OTTAWA (Reuters) - Canada’s budgetary surplus narrowed in February compared to a year ago as revenue declined while the government spent more on programs including a revamped children’s benefit, the Finance Department said on Friday.
The government posted a surplus of C$1.29 billion ($943 million) in February, down from C$3.21 billion a year ago.
Revenue sank 1.4 percent in February from the year before as the government took in less money from personal income tax, as well as excise taxes and duties.
At the same time, program expenses rose 7.0 percent as benefits paid to the elderly, the unemployed and families increased. Children’s benefits jumped 30.5 percent after the government launched an expanded program last July.
For the first 11 months of the 2016-17 fiscal year, the government ran a deficit of C$11.46 billion as of February, compared to a surplus of C$7.47 billion in the same time frame the year before.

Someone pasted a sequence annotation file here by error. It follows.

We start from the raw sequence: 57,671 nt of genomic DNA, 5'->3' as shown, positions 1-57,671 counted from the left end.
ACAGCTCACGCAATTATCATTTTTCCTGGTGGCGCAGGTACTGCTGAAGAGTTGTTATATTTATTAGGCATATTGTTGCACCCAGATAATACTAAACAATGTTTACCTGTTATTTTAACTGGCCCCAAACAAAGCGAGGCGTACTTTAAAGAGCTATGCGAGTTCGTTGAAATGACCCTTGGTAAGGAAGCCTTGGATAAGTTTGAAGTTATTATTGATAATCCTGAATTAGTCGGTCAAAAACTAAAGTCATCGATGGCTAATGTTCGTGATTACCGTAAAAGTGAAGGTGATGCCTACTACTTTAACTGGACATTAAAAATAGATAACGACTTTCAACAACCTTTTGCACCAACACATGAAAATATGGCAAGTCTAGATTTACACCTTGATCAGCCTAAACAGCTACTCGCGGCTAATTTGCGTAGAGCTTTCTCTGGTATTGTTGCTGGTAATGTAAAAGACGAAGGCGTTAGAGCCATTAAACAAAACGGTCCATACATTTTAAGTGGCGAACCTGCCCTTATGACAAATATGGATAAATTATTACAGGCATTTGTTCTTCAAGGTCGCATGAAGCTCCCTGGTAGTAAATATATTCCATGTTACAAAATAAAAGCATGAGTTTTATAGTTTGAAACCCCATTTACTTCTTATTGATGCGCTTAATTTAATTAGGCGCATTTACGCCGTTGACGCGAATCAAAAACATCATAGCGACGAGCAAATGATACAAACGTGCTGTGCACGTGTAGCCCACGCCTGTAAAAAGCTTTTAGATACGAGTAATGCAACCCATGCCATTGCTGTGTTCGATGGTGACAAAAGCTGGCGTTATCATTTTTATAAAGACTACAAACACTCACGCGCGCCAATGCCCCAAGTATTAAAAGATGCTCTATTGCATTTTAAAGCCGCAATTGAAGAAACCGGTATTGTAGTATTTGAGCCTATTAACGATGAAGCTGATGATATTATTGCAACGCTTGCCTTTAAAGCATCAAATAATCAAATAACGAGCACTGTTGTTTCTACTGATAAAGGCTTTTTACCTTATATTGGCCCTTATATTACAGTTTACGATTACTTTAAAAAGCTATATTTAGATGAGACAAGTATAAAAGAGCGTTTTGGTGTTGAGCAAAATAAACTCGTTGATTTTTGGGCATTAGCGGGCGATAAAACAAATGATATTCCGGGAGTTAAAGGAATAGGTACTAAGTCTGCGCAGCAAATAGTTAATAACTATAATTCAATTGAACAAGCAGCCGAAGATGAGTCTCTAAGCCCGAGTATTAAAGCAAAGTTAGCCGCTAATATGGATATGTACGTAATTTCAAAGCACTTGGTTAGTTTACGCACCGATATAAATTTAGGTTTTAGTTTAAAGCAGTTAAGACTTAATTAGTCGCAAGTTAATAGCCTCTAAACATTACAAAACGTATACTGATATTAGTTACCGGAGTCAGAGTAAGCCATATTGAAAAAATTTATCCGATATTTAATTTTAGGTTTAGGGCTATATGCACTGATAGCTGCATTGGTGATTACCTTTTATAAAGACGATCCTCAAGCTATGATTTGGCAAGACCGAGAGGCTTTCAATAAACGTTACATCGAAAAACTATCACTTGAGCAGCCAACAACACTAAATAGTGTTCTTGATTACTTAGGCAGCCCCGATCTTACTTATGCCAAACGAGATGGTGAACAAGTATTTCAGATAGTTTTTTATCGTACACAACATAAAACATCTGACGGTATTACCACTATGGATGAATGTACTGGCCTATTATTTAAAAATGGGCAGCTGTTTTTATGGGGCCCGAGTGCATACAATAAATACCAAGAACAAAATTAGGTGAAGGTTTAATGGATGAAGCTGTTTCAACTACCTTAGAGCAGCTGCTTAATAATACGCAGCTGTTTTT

In its budget released last month, the government forecast a deficit of C$23.0 billion in 2016-17, which it predicted will widen to a deficit of C$28.5 billion in the current fiscal year.
The ruling Liberals ran a successful 2015 election campaign on a plan to run deficits in order to boost spending and invigorate the economy.
Reporting by Leah Schnurr; editing by David Ljunngren